Born in New Delhi on December 18, 1955, Bartholomew grew up amidst cameras and a dark room at home and so familiarity with the medium came easy. Observing and experimenting, he enjoyed browsing through photographic literature and encyclopedias in his father’s collection. Acquiring early skills from him, Bartholomew was excited when a box camera was handed over to him. “I guess the foundation of being a photographer was laid then as my interest in the medium kept growing,” he said. Watching actors, writers and film directors at his home, he realised that education was not the ‘be all’ in life.

Despite his parents’ insistence that he get a good education, Bartholomew was thrown out of Modern School, New Delhi, in 1970, while he was in Grade 9. “This led my parents to finally reconcile with the idea that there was no point in pressurising me and they let me do what I was keen on,” he explained. His early photographs were of family, friends, people and life on the streets, including the worlds of the marginalised rag pickers, sex workers, beggars and eunuchs.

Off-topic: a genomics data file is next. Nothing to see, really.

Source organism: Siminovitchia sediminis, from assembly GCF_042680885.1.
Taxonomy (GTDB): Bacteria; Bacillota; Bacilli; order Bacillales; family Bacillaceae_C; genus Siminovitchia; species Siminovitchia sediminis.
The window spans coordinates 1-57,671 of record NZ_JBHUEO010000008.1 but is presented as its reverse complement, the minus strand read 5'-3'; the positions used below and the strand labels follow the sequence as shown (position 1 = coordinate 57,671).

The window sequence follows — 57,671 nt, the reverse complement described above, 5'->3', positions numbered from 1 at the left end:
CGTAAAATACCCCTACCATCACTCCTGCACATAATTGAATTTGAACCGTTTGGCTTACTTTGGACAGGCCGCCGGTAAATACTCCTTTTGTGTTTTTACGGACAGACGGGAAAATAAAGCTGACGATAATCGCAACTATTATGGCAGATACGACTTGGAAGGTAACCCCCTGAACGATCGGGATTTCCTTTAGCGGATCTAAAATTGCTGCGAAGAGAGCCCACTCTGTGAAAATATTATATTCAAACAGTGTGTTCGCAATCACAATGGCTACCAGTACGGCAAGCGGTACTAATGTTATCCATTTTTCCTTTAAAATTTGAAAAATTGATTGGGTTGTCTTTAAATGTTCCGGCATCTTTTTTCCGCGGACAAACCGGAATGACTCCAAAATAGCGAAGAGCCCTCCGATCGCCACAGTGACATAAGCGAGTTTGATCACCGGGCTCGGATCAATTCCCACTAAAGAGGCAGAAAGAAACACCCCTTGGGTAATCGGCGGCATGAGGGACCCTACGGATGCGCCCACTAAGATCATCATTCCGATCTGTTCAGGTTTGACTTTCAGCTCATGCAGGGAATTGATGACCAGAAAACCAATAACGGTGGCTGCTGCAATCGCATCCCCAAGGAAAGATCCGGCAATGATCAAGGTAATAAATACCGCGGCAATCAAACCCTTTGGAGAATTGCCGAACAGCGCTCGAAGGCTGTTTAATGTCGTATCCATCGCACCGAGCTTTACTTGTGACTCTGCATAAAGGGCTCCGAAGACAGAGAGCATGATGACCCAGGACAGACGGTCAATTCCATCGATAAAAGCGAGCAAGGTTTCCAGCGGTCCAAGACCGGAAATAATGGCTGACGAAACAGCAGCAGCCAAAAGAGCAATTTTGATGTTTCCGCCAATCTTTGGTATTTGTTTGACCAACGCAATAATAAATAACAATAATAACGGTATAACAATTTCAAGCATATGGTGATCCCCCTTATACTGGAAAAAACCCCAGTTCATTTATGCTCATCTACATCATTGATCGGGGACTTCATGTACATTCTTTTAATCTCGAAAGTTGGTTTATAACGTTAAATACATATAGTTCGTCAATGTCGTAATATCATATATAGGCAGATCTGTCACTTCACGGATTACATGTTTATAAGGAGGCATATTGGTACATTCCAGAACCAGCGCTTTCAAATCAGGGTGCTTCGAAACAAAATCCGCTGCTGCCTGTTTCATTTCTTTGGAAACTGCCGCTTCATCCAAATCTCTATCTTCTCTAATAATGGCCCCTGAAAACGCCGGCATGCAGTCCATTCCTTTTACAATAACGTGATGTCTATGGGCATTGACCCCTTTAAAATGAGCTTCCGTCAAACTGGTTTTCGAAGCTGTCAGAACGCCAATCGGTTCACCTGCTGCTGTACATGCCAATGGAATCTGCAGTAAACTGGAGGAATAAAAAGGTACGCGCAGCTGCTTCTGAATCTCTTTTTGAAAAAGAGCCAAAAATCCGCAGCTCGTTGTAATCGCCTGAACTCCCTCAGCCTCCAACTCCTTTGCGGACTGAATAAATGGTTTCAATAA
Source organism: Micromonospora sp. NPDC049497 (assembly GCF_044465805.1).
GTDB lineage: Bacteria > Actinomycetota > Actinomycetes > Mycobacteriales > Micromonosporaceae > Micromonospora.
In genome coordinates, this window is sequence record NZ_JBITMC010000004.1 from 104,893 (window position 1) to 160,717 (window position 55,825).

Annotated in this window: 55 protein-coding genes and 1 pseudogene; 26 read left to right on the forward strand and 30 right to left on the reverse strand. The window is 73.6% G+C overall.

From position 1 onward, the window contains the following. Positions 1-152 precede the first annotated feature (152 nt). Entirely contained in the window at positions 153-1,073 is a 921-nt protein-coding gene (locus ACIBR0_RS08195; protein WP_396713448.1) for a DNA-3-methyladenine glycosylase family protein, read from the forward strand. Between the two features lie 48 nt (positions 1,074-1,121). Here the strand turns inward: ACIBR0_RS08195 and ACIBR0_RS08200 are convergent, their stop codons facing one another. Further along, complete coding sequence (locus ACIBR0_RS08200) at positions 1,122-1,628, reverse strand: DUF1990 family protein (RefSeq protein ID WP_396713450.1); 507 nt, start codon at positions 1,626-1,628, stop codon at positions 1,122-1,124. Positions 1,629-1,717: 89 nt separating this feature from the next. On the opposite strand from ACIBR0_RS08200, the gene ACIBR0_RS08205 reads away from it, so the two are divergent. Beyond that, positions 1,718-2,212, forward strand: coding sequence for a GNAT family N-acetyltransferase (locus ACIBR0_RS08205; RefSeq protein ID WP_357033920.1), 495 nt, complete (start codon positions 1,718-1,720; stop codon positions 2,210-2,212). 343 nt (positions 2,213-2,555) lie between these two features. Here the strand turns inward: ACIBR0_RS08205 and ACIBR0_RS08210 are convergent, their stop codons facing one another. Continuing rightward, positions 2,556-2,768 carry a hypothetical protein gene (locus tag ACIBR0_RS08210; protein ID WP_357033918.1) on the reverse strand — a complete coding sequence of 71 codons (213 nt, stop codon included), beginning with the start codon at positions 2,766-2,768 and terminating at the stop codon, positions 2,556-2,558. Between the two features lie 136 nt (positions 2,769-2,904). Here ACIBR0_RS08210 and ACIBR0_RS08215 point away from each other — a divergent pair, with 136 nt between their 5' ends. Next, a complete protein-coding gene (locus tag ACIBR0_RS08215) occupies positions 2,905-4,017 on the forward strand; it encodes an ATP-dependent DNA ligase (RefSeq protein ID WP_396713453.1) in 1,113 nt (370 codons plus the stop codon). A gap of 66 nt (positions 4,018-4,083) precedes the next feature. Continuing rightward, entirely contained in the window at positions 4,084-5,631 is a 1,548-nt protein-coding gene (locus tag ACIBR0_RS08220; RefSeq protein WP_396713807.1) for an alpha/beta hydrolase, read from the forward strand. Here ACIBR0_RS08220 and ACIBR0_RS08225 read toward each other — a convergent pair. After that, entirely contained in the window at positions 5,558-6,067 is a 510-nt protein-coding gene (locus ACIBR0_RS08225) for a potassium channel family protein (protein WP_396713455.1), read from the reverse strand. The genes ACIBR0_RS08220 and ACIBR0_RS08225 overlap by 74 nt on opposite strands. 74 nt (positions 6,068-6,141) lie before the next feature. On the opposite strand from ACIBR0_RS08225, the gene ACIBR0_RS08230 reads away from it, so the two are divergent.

In 1971, he became a professional photographer and produced a series of audio-visual events based on rock music accompanied with multiple slide and film projections and at times, live performers, naming it ‘Thru Pablo’s Eyes’. To finance his photo documentary endeavours, he worked in the film industry as a still photographer and moved to Mumbai for over a decade. Through friends in the trade, he got a foothold in the Hindi film world and expanded his work into foreign co-productions that came to India. Back then, movies required photographs for continuity, to ensure there was visual consistency in scenes and also for publicity purposes. Bartholomew found the work quite educative and it was a way to learn about lighting on set. Satyajit Ray’s Shatranj Ke Khiladi (1977) took him to Kolkata where he met British film producer, director and actor Sir Richard Attenborough who played a small role in the film. Attenborough later hired him for the making of his directorial venture Gandhi (1982).